Quick-Change Artistry: Using Illustrator Symbols for Efficient Icon Iteration

The Symbols feature in Illustrator allows you to create master objects that can be changed en masse when you change your mind. If you have a document that has repeated instances of a certain embellishment---whether it be a logo, ornament, or even a text element---you can save a master version of that element which can be easily duplicated, replaced, or updated en masse when you (or your client, or your boss) have a change of heart. 

To demonstrate how symbols work to efficiently duplicate and iterate graphics, I stole this tutorial from Deke's upcoming Illustrator CS6 One-on-One: Mastery course due out at this week. In this project, we'll take a simple page icon and make variations of it in Illustrator, as if to visually document a completely abridged history of the written word from the advent of a single sheet of paper on (sorry, no stone tablet icon to work with). Like this (although I'm not sure what phase of communication technology the clipboard is supposed to represent): Psst: If you want to follow along, you can download the file I'm using at the end of this post.

Here are the step-by-step illustrated instructions. (If you're not a member of dekeOnline, you can become one here, it's free.)  Read more » 

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Steal from the Best: Get Your Gradient Swatches for InDesign by Lifting Them from Illustrator

And while you're at it, get your InDesign know-how by lifting it from Anne-Marie Concepcion and David Blatner.

As I've probably mentioned ten thousand times already, I have a project I'm working on that requires InDesign, and I'm heading to PEPCON (the Print and eProduction Conference) this weekend and don't want to seem dull-minded as I mix with the InDesignerati. (In my experience, the crowd, speakers, and attendees alike, are wicked sharp at PEPCON.)

So, one of the ways I'm feeding my craving for more InDesign know-how is to watch a lot of David and Anne-Marie's course, InDesign Secrets. In fact, that's where I stole this movie on how to get gradient swatches out of Illustrator and into InDesign.

If you're an InDesign user with a design-centric version of the Creative Suite or a subscription to the Creative Cloud, then you already have access to Illustrator, so go grab those swatches. They're already yours. I'm just using the thievery motif for dramatic effect. Much like one might use these gradients:

Like Deke's Techniques, the InDesign Secrets collection at is a continually updated series of short episodes. And if this level of InDesignery is over your head, there's an Up & Running with InDesign course taught by some guy named Deke there, too. And if you're not a member, you can get a free week's trial at  

For those of you who like to read, here are my insightful observations on Anne-Marie's trick:   Read more » 

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Deke Challenge Winner Authors New Course at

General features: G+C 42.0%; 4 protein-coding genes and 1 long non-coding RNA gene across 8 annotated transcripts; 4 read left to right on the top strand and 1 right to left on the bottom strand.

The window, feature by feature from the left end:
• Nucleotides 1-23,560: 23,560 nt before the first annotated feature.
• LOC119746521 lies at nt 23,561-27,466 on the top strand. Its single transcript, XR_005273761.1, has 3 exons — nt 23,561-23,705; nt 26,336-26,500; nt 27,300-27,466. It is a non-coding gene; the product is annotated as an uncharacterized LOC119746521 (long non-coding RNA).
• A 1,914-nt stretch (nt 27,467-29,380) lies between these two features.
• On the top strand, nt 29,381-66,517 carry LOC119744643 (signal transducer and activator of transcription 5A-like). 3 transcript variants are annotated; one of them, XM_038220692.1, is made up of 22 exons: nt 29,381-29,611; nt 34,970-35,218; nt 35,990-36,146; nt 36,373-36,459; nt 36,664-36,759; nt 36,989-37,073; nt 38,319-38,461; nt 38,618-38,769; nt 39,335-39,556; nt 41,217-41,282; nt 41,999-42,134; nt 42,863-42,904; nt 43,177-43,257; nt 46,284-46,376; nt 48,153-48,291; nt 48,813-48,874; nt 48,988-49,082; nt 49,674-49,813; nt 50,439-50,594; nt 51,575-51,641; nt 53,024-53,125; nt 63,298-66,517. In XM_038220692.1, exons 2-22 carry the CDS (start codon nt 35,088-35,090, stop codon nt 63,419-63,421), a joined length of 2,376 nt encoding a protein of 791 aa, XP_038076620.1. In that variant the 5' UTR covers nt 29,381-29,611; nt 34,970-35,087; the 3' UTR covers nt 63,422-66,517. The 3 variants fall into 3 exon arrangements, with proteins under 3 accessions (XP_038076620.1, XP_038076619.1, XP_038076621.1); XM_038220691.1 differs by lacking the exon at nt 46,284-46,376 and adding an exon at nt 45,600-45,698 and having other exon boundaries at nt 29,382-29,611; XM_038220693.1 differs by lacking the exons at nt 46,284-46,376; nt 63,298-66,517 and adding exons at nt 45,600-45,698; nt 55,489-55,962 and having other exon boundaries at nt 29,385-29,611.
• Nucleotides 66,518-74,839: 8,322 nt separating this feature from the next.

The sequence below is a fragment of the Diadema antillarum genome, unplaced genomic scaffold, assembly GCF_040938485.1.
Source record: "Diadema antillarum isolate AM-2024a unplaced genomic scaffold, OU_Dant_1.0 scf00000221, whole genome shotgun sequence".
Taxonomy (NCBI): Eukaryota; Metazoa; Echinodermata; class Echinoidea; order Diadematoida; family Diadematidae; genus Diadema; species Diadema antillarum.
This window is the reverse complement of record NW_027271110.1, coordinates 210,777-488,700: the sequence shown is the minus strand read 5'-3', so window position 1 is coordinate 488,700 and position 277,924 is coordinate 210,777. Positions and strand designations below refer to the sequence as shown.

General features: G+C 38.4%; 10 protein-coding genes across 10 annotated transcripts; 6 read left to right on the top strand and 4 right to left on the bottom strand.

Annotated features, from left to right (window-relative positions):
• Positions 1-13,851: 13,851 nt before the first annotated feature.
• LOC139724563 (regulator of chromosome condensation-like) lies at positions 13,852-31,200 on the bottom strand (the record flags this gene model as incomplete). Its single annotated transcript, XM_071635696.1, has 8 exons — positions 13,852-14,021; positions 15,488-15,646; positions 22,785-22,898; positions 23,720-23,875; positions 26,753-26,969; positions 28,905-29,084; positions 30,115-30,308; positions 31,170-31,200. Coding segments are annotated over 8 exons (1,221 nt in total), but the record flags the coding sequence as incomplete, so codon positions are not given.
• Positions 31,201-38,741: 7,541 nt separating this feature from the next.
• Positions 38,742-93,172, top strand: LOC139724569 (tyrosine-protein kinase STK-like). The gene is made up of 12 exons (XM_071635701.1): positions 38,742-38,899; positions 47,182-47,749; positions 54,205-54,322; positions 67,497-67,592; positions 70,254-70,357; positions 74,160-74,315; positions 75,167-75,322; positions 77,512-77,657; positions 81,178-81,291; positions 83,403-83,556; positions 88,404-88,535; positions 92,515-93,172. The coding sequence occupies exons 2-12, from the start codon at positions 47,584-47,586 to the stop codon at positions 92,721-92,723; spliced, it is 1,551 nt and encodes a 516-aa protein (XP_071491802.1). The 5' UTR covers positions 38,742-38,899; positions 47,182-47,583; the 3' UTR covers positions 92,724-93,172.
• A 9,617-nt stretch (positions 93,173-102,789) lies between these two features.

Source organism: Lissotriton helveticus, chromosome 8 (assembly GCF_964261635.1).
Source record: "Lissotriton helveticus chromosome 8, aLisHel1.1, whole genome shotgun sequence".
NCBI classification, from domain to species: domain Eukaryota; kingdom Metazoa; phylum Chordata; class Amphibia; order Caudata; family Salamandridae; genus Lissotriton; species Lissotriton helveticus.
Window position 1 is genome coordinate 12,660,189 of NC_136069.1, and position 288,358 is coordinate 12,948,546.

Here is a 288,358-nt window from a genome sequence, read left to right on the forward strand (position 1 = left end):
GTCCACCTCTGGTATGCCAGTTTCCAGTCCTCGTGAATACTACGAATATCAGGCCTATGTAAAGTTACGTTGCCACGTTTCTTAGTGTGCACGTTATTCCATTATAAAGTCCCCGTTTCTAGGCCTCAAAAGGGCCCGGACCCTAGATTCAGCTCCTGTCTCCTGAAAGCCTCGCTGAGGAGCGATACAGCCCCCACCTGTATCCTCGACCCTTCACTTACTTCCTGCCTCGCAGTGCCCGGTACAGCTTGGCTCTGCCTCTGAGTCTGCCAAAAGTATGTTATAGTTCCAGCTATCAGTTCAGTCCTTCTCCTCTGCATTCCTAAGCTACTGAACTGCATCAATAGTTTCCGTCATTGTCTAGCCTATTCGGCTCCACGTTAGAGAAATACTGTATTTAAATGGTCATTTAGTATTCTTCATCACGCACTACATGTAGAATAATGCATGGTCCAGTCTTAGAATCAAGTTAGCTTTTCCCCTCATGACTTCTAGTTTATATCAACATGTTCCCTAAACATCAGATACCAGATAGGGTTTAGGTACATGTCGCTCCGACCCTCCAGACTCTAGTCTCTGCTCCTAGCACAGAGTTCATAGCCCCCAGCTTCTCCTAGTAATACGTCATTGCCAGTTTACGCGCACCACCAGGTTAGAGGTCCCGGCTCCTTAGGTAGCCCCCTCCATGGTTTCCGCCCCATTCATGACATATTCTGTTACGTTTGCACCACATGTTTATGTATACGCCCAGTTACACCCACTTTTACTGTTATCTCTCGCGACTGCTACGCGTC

Little did we know when we held last year's Deke's Techniques challenge that we were also going on a talent search for But in fact, the winner of the Photoshop Challenge (that classic "It's a Plaid, Plaid World") has now created her first course. This movie above is an excerpt from Robin Schneider's new course, Illustrator for Fashion Design: Drawing Flats.

Congratulations (again), Robin. We'll be able to say we knew you when. And for those of you who would like to try out Robin's course (and of course a pile of courses by some guy named Deke, too), you can get a free seven-day trial at more » 

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Deke's Techniques 210: Creating a Dramatic Cartoon Background

In this week's free Deke's Techniques episode, Deke shows you how he used Adobe Illustrator to create the delightful yet dramatic background for his cartoon character---that grumpy bird known as the Baconator---that he introduced to you last week.

Despite the whimsical visual intricacy of the final piece, the starting point is very simple, consisting of a few geometric shapes that will be duplicated, stretched, and spun around via Illustrator's dynamic effects---all without having to draw a thing beyond a rectangle or elipse. 

These simple shapes become a dramatic cartoon background

Here's a look at how Deke transformed this collection of shapes into an eye-catching deceptively simple landscape, suitable for your game design, children's book illustration, or fugues into imaginary cartoon lands:  Read more » 

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Deke's Techniques 207: Creating a Cartoon Grumpy Bird's Body in Illustrator

Create a Grumpy Bird Cartoon Body in Illustrator

In this week's Deke's Techniques episode, Deke contemplates the creation of cartoon gaming characters in Adobe Illustrator. (This creature may or may not bear homage to a certain video game Deke might have played before he became obsessed with Fieldrunners.) 

But the point of the exercise is to explore how the highly graphical creatures that populate our modern pastimes are created from standard shapes, which are then stretched, filled, warped, duplicated, highlighted, and shaded in Illustrator. So start with this:

And end up here by the end of the video: 

I sort of love this featureless egg-like-but-with-telltale-hair creature, but there's more:  Read more » 

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